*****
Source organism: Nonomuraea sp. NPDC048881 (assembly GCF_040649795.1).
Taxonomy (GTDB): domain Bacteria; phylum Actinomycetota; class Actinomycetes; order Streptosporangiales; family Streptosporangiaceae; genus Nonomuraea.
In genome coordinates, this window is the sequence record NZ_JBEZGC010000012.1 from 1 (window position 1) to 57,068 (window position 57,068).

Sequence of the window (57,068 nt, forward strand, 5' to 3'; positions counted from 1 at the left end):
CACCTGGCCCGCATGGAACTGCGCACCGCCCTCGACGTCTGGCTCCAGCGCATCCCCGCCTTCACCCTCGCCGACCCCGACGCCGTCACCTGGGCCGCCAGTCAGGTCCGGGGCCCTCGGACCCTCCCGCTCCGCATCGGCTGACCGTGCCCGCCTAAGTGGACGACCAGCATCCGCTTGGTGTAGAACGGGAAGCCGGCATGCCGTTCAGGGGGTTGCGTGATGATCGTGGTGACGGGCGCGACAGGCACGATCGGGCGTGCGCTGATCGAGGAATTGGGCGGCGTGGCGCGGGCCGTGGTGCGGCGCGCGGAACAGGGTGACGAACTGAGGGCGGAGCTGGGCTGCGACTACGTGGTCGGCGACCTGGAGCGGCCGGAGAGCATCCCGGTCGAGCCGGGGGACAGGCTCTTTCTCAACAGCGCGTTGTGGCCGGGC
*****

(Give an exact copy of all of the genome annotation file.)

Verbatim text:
Source organism: Nonomuraea sp. NPDC048881 (assembly GCF_040649795.1).
Taxonomy (GTDB): domain Bacteria; phylum Actinomycetota; class Actinomycetes; order Streptosporangiales; family Streptosporangiaceae; genus Nonomuraea.
In genome coordinates, this window is the sequence record NZ_JBEZGC010000012.1 from 1 (window position 1) to 57,068 (window position 57,068).

Sequence of the window (57,068 nt, forward strand, 5' to 3'; positions counted from 1 at the left end):
CACCTGGCCCGCATGGAACTGCGCACCGCCCTCGACGTCTGGCTCCAGCGCATCCCCGCCTTCACCCTCGCCGACCCCGACGCCGTCACCTGGGCCGCCAGTCAGGTCCGGGGCCCTCGGACCCTCCCGCTCCGCATCGGCTGACCGTGCCCGCCTAAGTGGACGACCAGCATCCGCTTGGTGTAGAACGGGAAGCCGGCATGCCGTTCAGGGGGTTGCGTGATGATCGTGGTGACGGGCGCGACAGGCACGATCGGGCGTGCGCTGATCGAGGAATTGGGCGGCGTGGCGCGGGCCGTGGTGCGGCGCGCGGAACAGGGTGACGAACTGAGGGCGGAGCTGGGCTGCGACTACGTGGTCGGCGACCTGGAGCGGCCGGAGAGCATCCCGGTCGAGCCGGGGGACAGGCTCTTTCTCAACAGCGCGTTGTGGCCGGGC